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Crying for Mercy



Crying for Mercy


A Factual Story



 by Sally Nelson


Completed on May 5,08


I thought I had come to terms with the pain, hurt, and anger. Tonight I found that it still rages deep in my soul. It continues to burn with a passion I had thought had disappeared. I now know that it will never leave.

                I cried, no sobbed, last night. I sobbed for Mercy. The full realization of the love stolen from her hit me like a blow to my gut. While I held my adopted sister Josie, I realized Mercy’s loss. They took from her the thing all humans crave, want, and need. They took love.

                It is hard for me to not rage at God, man, and anything I can pour my anger upon. I want to scream. I can not describe how I feel when I imagine Mercy lying awake at night with fifteen other orphans, around so many people, yet so alone. Tears rush to eyes. My throat dries up and my head aches. I feel fury, hurt, sadness, and grief all at once.

                I had so many dreams. I had planned to teach Mercy to play paintball and to ride horses. I anticipated playing dress up and helping her learn her first words. I wanted to instill my love of the written word in her heart. I dreamt of crying at her wedding and rejoicing over her first child. I imagined being her sister and friend. I will never forget how one woman’s cruelty destroyed those dreams.

                My family and I originally went to Kenya two years ago. Our pastor told us about an orphanage, Imani Children’s Home, where he volunteered. God gave us a desire to serve and we responded to that call by going to Kenya. For three months, my sister, my two brothers, my parents, and I cared for and loved orphans in the “home”. We laughed at the rotten things they did and acted like enthusiastic new parents, comparing the children’s development and fighting over who was the most precocious. From 10 a.m. to 4 p.m ., we cuddled with, bathed, fed, and nurtured the orphans. My twelve-year-old sister and I cared for around eighteen toddlers, usually without assistance. At only thirteen, I learned how to handle two kids on each hip and with one hanging on my legs. I learned how to oversee the feeding of eighteen toddlers at once and managed to love each one more than I ever imagined possible. Everyday, the little children greeted Heidi and me with smiles, kisses, and screams of “Auntie Lally!” and “Auntie Idie!”. Everyday, our hearts broke a little bit more for the children, stuck in the quagmire of orphanhood and extreme poverty. For most of them, life meant pain. Life should never be like that for children.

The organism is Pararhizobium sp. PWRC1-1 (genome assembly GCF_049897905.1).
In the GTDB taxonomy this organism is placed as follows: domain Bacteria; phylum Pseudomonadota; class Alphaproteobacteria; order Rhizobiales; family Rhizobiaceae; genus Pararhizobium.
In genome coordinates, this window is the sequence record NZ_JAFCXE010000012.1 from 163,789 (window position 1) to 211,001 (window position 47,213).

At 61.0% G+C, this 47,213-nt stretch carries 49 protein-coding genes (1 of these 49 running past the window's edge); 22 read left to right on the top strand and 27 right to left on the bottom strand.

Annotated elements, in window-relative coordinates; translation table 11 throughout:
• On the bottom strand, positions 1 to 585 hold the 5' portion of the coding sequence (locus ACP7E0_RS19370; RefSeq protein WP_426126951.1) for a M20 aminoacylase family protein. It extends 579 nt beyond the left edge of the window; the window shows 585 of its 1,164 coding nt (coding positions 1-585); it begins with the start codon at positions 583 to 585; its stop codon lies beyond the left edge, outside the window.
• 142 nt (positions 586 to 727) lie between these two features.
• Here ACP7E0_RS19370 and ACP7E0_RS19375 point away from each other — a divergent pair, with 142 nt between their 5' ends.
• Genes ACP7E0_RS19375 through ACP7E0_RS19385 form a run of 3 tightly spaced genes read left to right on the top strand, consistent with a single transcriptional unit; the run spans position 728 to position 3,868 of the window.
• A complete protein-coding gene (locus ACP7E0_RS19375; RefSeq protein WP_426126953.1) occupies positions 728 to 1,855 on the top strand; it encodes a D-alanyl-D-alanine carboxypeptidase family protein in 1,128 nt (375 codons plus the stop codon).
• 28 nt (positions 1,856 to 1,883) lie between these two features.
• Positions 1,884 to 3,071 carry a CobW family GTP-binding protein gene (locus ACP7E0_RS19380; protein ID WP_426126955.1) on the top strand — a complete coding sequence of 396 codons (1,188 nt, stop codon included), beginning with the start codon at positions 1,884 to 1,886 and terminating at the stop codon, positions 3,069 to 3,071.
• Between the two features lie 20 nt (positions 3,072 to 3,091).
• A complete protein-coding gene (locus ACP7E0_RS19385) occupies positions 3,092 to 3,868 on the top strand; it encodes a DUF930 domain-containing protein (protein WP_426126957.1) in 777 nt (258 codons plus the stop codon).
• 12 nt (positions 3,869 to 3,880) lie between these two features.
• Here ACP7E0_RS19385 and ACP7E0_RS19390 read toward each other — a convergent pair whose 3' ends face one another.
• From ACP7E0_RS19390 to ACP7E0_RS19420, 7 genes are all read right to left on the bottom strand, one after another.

As weeks passed, my dad began to truly love a little girl with the most hair we had ever seen on an infant. She had dark skin, shining black eyes, and a two-inch “Afro”. Among all of the children, she drew the least attention to herself. At seven months old, she rarely cried and just watched as my dad changed babies diapers and fed them their food. When my mom met her, she melted over Mercy. Our parents introduced her to us and we all fell for her.

                Adopting in Kenya was no easy process. We researched it before we returned to America and found out that it took a minimum of six months in country. Shocked and slightly dismayed, our family talked for hours and unanimously decided that Mercy was worth it. Once back in Indiana, we waited until we were approved to go. It took nine months of waiting and praying.

                Upon our approval, we packed to go. On Christmas Eve, we boarded our flight to Kenya, anticipation growing in our hearts. We could not wait to get Mercy. Once we arrived, we went to visit her. Crying and laughing, my family held her and told her that we loved her. Sadly, we didn’t know that we would never see her again.

                My mom began working on Mercy’s paperwork. Anticipating an easy time, my mom did not get nervous when we found out that Mercy was in the custody of Irene, the head of an adoption organization. Unfortunately, we had no way of knowing the true nature of the woman and her organization.

                For our family to adopt Mercy, Irene had to relinquish her rights as Mercy’s guardian. She refused. She had no real reason to refuse us, except for her hatred towards our adoption agency. We begged her. We pleaded with her. We tried everything. None of our efforts could change Irene’s hard heart. Trying every option, my family realized that she had “goods” on many important officials and even the head of the orphanage. Irene had even created a fictitious family to adopt Mercy and many of the officials used that as their excuse. No one would help us as they knew that Irene’s  retribution could destroy them.